Grammar Week: Whose vs. Who’s and Other Confusing Possessives

I feel your pain. Even I have to think about these, most of the time, and I think grammar all the time. (“Hey, I just got an email from my grandmother, and she really should have used a comma there. And this forum post has the wrong ‘there.'”)

Whose, who’s. It’s, its. Your/you’re. And, for good measure, we’ll throw in let’s/lets and they’re/there/their even though the first is not a possessive but a contraction.

Here’s a general rule of thumb. If it has an apostrophe, it’s a contraction, not a possessive. This is where the majority of people get confused, because we’re all taught in elementary school that if something ends in ‘s, it is a possessive. This is true for just about every noun you can think of, but it is not true of pronouns. Not a single pronoun follows the ‘s possessive rule.

(For those of you who just went “Holy Batman, I don’t remember what a pronoun is,” it’s a word that replaces a noun. I, you, we, he, she, they, it, etc.)

Every pronoun has a unique possessive form. My. Hers. His. Ours. Your. Their. Its. And, yes, whose. Whose is the possessive.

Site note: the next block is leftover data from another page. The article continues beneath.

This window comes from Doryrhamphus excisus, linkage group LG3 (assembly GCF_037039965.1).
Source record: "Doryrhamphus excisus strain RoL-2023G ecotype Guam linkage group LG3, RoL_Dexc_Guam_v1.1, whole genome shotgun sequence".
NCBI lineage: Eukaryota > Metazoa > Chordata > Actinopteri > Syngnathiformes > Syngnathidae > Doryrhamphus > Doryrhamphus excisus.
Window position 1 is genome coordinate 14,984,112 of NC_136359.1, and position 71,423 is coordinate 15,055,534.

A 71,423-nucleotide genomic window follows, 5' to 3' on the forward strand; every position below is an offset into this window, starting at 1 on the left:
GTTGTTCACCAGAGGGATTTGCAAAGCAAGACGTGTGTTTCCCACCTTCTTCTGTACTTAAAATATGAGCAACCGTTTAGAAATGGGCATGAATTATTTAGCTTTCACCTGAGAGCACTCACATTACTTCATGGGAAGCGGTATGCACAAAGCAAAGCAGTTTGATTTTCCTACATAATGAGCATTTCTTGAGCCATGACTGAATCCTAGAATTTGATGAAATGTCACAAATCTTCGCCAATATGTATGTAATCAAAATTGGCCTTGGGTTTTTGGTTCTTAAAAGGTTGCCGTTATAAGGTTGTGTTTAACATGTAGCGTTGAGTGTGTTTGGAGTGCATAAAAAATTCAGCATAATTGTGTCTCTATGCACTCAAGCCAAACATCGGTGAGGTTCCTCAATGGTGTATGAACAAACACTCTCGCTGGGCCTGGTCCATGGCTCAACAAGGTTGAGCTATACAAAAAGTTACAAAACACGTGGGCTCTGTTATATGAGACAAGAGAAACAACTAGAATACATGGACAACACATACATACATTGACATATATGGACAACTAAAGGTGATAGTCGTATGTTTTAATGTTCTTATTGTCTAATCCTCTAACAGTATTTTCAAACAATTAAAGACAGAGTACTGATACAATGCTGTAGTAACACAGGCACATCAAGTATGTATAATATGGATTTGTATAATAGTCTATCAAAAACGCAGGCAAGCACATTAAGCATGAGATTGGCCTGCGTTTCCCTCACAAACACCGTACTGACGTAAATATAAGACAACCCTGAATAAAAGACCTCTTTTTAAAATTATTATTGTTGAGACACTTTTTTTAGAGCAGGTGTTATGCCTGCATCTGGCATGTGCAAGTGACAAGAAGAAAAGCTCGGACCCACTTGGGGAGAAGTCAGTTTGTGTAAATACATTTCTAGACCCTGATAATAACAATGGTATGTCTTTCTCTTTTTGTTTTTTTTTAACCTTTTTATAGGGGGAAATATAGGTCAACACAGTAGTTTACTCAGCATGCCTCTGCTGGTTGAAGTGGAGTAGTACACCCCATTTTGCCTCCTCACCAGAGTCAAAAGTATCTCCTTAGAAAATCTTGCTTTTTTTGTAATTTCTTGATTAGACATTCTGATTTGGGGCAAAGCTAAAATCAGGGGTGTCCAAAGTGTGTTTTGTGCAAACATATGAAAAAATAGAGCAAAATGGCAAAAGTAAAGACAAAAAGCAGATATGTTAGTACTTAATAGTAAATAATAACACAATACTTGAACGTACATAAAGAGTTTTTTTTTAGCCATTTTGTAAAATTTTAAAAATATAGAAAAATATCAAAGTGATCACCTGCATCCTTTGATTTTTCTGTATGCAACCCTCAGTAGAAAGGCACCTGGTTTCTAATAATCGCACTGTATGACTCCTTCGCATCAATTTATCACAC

Who’s is a contraction. Who is. As in, “Who’s that staring in my window?” Whose, possessive. “Whose window is this that I am staring in?”


It’s. Contraction for it is. “It’s a balmy 75 degrees out.” Its is the possessive. “The dog wags its tail (and then goes upstairs and eats the cat’s food just to spite me).”

You’re is a contraction for you are. “You’re getting jello on the couch.” Your is the possessive. “Come get your damn jello before it stains.”

Let’s is a contraction for let us. “Let’s go to the zoo and throw Dave in the tiger cage.” Lets is the present tense he/she/it conjugation of the word ‘let.’ “He lets the cat into the room.”

They’re is short for they are. “They’re coming over after dinner.” Their is the possessive. “Oh, they forgot their mittens.” There is a vague location-based term. “Well, just set them over there.”

So, if it is a pronoun possessive, remember, no apostrophe. And if you don’t think you can remember that, just look at it and see if there’s a contraction that easily comes to mind instead. If so, no apostrophe.




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